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Former Massachusetts Chemist Accused of Tampering with Drug Evidence and Falsifying Lab Results :: Whittel & Melton


436905_in_the_lab_1.jpgPolice arrested a former Massachusetts chemist on Friday for allegedly lying about the true results of drug evidence that she analyzed while working at a state police lab, which has roused concern about thousands of criminal cases.

The 34-year-old was arrested in her home in Franklin, Massachusetts. She is accused of obstruction of justice and pretending to hold a master’s degree in chemistry from the University of Massachusetts.

According to reports, the former chemist apparently confessed to misconduct over the course of her nine years of employment with the Department of Public Health.
Her work with criminal evidence, including any case she may have touched from 2003 until she left in March, is currently under investigation. Massachusetts authorities claim that it’s possible that she may have touched 60,000 samples that were involved in 34,000 drug cases.

Police will be reviewing the sentences of 1,140 people currently behind bars after being convicted with evidence at least partly provided by the woman.

The woman’s former co-workers at the William A. Hinton State Laboratory in Jamaica Plain clued state police in about the woman’s alleged unreliable work.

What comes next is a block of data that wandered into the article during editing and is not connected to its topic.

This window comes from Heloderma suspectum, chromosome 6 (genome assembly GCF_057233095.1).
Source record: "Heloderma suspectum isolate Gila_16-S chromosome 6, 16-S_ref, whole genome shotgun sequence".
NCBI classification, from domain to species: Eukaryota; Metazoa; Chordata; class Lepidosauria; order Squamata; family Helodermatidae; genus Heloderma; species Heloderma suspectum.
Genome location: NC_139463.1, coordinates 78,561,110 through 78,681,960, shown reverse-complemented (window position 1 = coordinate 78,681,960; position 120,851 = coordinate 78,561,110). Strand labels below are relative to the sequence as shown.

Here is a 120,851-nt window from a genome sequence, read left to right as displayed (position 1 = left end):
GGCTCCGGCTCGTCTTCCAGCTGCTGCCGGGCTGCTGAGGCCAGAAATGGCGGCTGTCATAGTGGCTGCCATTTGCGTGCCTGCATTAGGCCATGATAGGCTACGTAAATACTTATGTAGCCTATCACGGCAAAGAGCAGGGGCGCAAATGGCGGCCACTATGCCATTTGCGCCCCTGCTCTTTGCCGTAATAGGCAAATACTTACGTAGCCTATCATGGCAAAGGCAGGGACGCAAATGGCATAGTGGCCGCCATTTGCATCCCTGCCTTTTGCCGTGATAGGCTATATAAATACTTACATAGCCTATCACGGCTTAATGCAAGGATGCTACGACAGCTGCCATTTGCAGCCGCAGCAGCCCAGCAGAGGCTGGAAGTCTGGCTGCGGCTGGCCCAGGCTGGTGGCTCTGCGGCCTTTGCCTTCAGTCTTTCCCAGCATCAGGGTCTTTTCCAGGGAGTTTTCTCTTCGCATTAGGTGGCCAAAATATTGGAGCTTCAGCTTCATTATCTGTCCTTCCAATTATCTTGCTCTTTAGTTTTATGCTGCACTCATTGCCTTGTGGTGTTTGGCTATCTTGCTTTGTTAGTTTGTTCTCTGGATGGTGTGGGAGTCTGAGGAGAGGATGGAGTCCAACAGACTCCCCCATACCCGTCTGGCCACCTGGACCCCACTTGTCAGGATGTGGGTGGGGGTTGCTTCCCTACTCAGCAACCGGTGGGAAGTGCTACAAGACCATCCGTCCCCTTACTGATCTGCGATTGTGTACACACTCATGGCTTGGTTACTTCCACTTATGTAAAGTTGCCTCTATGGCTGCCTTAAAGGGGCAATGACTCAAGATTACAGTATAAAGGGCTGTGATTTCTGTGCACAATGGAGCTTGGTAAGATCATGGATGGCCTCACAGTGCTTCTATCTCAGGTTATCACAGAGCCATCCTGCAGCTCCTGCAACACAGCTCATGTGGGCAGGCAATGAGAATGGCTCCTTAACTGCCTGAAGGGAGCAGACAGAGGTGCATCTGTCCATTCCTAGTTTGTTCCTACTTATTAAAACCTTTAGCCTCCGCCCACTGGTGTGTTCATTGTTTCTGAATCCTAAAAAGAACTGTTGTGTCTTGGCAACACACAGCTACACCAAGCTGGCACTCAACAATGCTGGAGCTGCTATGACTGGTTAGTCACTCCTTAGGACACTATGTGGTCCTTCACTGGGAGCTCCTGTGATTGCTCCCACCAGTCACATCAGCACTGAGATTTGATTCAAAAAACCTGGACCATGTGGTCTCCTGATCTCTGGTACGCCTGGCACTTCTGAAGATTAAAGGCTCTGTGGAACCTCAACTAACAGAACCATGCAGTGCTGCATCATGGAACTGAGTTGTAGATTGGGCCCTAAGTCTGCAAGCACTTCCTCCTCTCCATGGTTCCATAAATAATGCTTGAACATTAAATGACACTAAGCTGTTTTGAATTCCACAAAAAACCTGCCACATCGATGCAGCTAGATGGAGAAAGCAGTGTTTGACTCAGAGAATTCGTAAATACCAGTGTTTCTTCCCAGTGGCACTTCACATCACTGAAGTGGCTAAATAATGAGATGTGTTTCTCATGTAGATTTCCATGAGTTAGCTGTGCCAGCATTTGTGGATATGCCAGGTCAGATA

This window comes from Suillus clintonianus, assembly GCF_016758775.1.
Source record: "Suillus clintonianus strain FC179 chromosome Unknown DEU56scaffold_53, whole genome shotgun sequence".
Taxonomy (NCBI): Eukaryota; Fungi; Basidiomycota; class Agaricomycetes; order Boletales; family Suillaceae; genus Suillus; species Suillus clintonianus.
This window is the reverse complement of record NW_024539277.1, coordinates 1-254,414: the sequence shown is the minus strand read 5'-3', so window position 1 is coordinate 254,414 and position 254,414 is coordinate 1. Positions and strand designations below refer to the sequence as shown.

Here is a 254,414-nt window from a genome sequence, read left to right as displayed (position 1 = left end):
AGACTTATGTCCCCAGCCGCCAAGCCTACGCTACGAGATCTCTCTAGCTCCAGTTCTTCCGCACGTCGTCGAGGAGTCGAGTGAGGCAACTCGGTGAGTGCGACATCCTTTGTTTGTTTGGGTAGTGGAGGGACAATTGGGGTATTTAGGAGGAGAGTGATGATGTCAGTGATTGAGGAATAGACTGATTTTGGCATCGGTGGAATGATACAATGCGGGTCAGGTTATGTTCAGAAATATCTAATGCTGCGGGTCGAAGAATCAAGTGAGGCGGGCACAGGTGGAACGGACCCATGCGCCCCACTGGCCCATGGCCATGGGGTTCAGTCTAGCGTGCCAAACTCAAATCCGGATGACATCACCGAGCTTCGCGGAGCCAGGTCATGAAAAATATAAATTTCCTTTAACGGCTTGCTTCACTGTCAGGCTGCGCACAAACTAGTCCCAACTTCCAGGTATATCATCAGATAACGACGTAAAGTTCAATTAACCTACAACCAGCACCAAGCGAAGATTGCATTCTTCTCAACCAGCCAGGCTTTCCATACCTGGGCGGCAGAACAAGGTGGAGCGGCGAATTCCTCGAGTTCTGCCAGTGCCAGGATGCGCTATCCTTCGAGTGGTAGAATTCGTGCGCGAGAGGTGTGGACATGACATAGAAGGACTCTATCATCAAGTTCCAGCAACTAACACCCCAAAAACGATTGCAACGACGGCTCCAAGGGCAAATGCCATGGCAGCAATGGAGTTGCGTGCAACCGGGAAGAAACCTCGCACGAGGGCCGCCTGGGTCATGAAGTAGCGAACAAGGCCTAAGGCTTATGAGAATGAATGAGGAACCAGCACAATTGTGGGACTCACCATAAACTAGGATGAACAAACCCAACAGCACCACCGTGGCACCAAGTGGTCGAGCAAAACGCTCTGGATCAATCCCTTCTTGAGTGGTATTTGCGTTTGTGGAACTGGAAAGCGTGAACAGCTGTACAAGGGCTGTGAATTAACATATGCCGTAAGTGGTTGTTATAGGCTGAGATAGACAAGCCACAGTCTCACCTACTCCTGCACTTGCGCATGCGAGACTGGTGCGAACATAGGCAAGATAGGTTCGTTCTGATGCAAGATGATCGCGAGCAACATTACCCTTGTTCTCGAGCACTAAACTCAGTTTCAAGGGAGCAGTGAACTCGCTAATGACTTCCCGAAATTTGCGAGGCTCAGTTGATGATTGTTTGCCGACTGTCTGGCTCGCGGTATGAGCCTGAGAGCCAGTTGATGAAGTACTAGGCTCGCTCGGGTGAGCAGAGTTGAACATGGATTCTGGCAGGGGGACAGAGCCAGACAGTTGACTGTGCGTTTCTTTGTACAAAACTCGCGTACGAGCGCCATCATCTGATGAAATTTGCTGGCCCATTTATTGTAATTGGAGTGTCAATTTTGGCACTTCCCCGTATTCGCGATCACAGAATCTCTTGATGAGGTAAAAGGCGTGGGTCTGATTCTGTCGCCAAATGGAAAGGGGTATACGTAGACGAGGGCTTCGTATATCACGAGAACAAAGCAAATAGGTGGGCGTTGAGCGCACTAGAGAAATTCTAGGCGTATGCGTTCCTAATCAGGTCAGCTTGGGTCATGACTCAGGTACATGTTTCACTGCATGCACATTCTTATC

During this time, state police were in the process of taking over a lab that had previously belonged to the Department of Public Health, which certified random drug tests for the police departments in Norfolk, Suffolk, Middlesex and Bristol counties, and Cape Cod and the nearby islands.

Police claim as they were getting ready to take over the drug laboratory, they spoke with other employees who were afraid to verify the woman’s work.

The lab was shut down by Massachusetts Gov. Deval Patrick on August 30.

Believe it or not, forensic laboratories can make mistakes that can ultimately affect defendants all over the country. Due to possible flawed lab results from the state of Massachusetts, those convicted of drug crimes in Florida could have received enhanced penalties as a direct result of a previous Massachusetts drug conviction. It is important to realize that faulty or even fabricated evidence can place innocent lives in danger of false convictions. Despite how long ago the lab test was conducted, any doubt at all must be thoroughly investigated and any evidence previously admitted at trial must be reevaluated.

The Florida Criminal Defense Attorneys at Whittel & Melton are equipped to handle situations in which individuals are accused of or charged with various drug crimes. If you or someone you love was convicted of a drug crime in Florida and received enhanced penalties because of prior acts from Massachusetts being unfairly counted against them, a Motion for Resentencing can be filed. Contact us online or dial us statewide and toll-free at 1-866-608-5529 to see how we may be able to help you.

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